For every dollar corporations pay to the Canadian government in income tax, people pay $3.50. The proportion of the public budget funded by personal income taxes has never been greater.

At a time when Prime Minister Justin Trudeau has made tax fairness a centrepiece of his government, the Toronto Star and Corporate Knights magazine spent six months poring over tax data to determine how much income tax corporations are really paying.

We found the amount of tax most big companies pay has been dropping as a proportion of their profits for years, and not only because the corporate tax rate has been cut repeatedly. Canada’s largest corporations use complex techniques and tax loopholes to reduce their taxes significantly below the official corporate tax rate set by the government.

Our analysis of the financial filings of Canada’s 102 biggest corporations shows these companies have avoided paying $62.9 billion in income taxes over the past six years.

More than 16,000 low-income people in the Halifax region will get free bus passes under a new poverty reduction program.

Halifax Mayor Mike Savage said extending transit passes to people on income assistance will help meet a basic transportation need while all three levels of government work together with the community to address broader systemic causes of poverty.

“Public transit performs a vital role in helping residents get to work, appointments, child care, school, along with enabling them just to engage more fully in their own community,” Savage said.

“It’s about mobility, it’s about independence … it’s about a single parent who carries groceries home to save money who can now hop on a bus, even if it’s just a few blocks.”

Nurses helping the homeless where they are is a much needed service when we hear in the media that there are 30,000 homeless in Canada. As a senior who grew up in Toronto I would never have guessed it would come to this – increasing numbers of shelters and food banks across the country with so much suffering and neglect.

This is not included in media when we are welcoming the world to come and give them jobs and financial assistance and housing.

A P.E.I. Opposition bill linking food waste and food insecurity is misguided, says a University of Toronto researcher.

Reducing food waste is a good idea in itself, Valerie Tarasuk told CBC News, but linking it to food insecurity is not.

MLA Steven Myers, who introduced the bill, said by focusing on developing a system for donation, food could get to people who need it instead of being thrown out.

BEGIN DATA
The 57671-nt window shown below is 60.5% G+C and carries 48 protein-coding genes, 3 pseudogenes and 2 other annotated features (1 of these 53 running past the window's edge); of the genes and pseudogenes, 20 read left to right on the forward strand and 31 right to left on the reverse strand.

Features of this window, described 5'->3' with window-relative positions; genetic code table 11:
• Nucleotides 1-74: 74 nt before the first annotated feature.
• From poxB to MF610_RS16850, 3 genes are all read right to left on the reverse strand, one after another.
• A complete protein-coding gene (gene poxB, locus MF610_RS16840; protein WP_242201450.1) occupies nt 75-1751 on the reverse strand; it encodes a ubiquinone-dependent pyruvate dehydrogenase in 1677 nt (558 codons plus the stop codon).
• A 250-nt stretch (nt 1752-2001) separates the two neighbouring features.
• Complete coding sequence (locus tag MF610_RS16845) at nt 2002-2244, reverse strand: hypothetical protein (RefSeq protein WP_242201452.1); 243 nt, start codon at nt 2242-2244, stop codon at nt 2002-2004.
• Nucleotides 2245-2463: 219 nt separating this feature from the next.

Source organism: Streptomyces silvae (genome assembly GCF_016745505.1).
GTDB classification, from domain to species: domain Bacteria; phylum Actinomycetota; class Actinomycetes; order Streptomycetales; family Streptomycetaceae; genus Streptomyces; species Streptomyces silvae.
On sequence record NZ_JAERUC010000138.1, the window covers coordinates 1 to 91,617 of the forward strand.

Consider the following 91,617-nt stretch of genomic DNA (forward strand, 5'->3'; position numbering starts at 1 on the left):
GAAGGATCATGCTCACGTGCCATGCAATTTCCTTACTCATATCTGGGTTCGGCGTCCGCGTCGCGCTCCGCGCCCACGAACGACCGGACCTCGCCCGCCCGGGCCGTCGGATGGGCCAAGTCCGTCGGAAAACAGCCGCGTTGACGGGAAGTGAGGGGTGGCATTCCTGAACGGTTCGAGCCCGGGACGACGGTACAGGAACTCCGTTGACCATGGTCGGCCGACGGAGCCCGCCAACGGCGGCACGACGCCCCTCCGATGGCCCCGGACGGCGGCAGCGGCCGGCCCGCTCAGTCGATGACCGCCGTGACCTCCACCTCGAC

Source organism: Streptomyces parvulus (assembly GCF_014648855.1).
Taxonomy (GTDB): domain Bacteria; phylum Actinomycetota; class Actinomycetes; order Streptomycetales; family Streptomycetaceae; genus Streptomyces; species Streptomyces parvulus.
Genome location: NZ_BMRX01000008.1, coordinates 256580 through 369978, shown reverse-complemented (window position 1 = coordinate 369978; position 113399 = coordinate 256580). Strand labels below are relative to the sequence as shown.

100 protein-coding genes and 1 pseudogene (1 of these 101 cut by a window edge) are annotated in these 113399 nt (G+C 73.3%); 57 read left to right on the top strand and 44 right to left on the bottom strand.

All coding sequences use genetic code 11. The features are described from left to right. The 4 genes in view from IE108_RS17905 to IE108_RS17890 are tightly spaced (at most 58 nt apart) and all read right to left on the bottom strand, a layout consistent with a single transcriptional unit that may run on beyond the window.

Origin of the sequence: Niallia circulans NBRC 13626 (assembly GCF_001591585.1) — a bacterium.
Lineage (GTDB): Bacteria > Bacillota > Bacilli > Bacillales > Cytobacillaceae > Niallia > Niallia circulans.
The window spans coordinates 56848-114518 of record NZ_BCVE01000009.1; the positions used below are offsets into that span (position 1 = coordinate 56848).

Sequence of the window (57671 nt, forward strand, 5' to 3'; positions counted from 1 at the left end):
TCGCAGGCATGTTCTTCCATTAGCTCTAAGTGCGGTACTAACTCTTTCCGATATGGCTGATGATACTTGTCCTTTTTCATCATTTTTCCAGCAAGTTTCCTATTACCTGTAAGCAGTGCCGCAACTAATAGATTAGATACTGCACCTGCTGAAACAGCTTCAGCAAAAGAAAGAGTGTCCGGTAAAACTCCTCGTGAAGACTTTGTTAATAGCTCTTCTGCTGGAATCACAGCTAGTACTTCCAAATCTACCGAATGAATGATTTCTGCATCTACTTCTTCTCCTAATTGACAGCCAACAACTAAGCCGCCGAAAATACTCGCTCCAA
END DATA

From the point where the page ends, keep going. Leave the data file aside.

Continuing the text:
But Tarasuk said a lack of donated food is not the cause of food insecurity.

“When people are struggling to put food on the table for themselves and their families it’s a problem of income. So the solutions to that problem are income-based solutions,” she said.

Cities struggling to house their homeless are asking the federal government to rethink its cornerstone homelessness program amid concerns about burdensome reporting requirements and inadequate funding.

An internal government report calls for the so-called Homelessness Partnering Strategy to provide different levels of funding to rural communities, which must house people over vast areas, and to urban centres struggling with skyrocketing real estate prices.

Dianne Crosby’s degenerative spinal condition forced her to quit her job as a cook at Acadia University seven years ago. She relies on a monthly disability allowance and spends most days … [c]onfined largely to her tiny one-bedroom apartment [where] she’s now awaiting a third surgery. Each day she swallows a concoction of powerful anti-inflammatories and painkillers, including four Percocets a day, to manage the pain. She’s forced to make due with an $846 monthly social assistance allowance, of which $570 goes to rent.

She can’t make ends meet. Crosby’s a regular at the community food bank but by mid-month her cupboards are largely empty. Her doctor has been prescribing her one bottle of Boost — a meal replacement drink — daily in an attempt to improve her health, but the province stopped paying for it two months ago.

She has appealed to her caseworker but has been given no assurance that the province will pay for the added cost, even though the Department of Community Services lists Boost among 17 diet-related expenses it covers. So she goes without.

Poverty hurts not just individuals and families. The scourge of such hardship has a negative impact on communities, regions and entire nations.

According to Canada Without Poverty, a charitable non-profit dedicated to ending poverty in this country, poverty costs Canada between $72 billion and $84 billion a year.

In Nova Scotia, the total cost of poverty is about $2.4 billion, equal to seven per cent of provincial GDP, says the Canadian Centre for Policy Alternatives.

The reasons are diverse. They include poorer health that leads to heavier reliance on the health-care system, higher incarceration rates and significant government spending on social assistance.